I'm rusty but I'm not careless
I got my first computer when I was 10. That was 33 years ago.
Over the years, I spent countless hours sitting at my desk and coding. I started my professional career 20 years ago as a programmer. Back then and for many years afterwards, I lived for and by the code. I learnt to unit-test my code, make it smaller, more readable, more maintainable by my colleagues and me.
To make a long story short, I became a proficient and professional programmer with high-quality standards. And then it happened. I became a leader and then an 'architect' and later a manager as I was climbing the career ladder. I was drawn away from coding. I was told that I cost too much to get my hands dirty. For some more years, I kept coding and reading and talking with friends and colleagues.
And then it occurred less and less often. I was spending more time with PowerPoint and Word than with my IDE. Until some months ago. I then had to step into helping the developers and testers of the team I was leading.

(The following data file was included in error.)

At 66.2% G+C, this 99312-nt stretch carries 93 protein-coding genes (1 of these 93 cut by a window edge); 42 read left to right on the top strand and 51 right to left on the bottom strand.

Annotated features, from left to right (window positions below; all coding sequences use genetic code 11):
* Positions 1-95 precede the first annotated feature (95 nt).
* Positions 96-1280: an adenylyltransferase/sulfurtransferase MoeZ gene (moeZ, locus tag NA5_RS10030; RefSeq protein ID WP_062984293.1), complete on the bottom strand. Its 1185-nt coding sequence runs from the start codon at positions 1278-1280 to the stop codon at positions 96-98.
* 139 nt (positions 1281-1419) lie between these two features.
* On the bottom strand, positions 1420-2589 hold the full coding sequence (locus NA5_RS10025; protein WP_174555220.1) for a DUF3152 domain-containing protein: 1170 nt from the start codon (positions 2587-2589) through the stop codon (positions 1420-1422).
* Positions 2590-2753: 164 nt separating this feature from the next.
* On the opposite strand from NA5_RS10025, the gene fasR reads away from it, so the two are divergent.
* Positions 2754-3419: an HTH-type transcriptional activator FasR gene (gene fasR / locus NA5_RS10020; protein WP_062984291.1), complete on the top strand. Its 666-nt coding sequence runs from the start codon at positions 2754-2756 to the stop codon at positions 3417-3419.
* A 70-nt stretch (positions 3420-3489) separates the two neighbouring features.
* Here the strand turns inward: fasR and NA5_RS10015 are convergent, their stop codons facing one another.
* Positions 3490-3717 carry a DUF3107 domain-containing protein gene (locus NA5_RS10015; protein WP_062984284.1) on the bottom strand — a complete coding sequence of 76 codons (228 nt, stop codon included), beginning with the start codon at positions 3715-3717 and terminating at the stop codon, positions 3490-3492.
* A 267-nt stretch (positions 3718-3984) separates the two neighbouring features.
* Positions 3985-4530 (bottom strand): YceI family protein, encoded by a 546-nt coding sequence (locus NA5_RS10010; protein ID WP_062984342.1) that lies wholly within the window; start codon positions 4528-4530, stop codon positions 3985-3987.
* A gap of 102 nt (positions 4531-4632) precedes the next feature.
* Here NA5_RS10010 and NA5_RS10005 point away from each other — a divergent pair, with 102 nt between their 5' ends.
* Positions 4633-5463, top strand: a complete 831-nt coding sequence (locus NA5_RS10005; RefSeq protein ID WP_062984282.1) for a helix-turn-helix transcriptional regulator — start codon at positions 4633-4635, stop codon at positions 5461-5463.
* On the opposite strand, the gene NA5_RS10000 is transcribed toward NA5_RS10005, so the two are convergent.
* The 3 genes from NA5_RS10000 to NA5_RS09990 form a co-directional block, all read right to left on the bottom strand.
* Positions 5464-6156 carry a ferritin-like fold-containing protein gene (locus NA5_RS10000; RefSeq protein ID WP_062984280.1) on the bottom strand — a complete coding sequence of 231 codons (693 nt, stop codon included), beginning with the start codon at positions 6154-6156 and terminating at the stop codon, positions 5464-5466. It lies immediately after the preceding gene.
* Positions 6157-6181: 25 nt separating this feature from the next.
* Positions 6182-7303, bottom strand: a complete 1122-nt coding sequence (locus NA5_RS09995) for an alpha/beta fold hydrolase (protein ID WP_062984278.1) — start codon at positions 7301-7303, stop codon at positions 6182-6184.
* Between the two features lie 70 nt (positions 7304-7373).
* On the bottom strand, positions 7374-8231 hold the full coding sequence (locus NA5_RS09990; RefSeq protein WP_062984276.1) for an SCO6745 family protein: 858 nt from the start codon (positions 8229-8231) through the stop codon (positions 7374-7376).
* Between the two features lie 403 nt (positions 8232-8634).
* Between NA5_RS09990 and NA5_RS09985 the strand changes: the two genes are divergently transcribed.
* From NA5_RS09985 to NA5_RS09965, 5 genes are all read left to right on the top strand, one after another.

I must confess that I had mixed feelings. I wondered whether I could still be productive and do it correctly. Nevertheless, I did it. I learnt Ansible, YAML, Docker, Rancher, GlusterFS to take over some automation playbooks that were key to the success of our product.
And that was hard. It was like starting to run again after several years and many more kilograms. The feeling was the same: nostalgia. I felt nostalgic about my heydays. I had to admit it: I was rusty.
On the other hand, I wanted to do everything the right way: testing, organising, documenting, deploying. And I had to do it for all those new technologies and paradigms. I could not bear the feeling of being careless and getting stuff done quick and dirty.
I spent days and nights and weekend learning and trying until I got my head around them. I honed those new skills until they became more natural to me. It was hard and frustrating at times. And I do not regret it at all.
I relied on the basics of being a professional, independently of the time and technology. To ascertain that I still know what I am talking about, I am seizing all relevant opportunities to get my hands dirty; To remove some of the rust.
I don't want to be as 'shiny' as I used to be. I want to make sure that I will never be careless.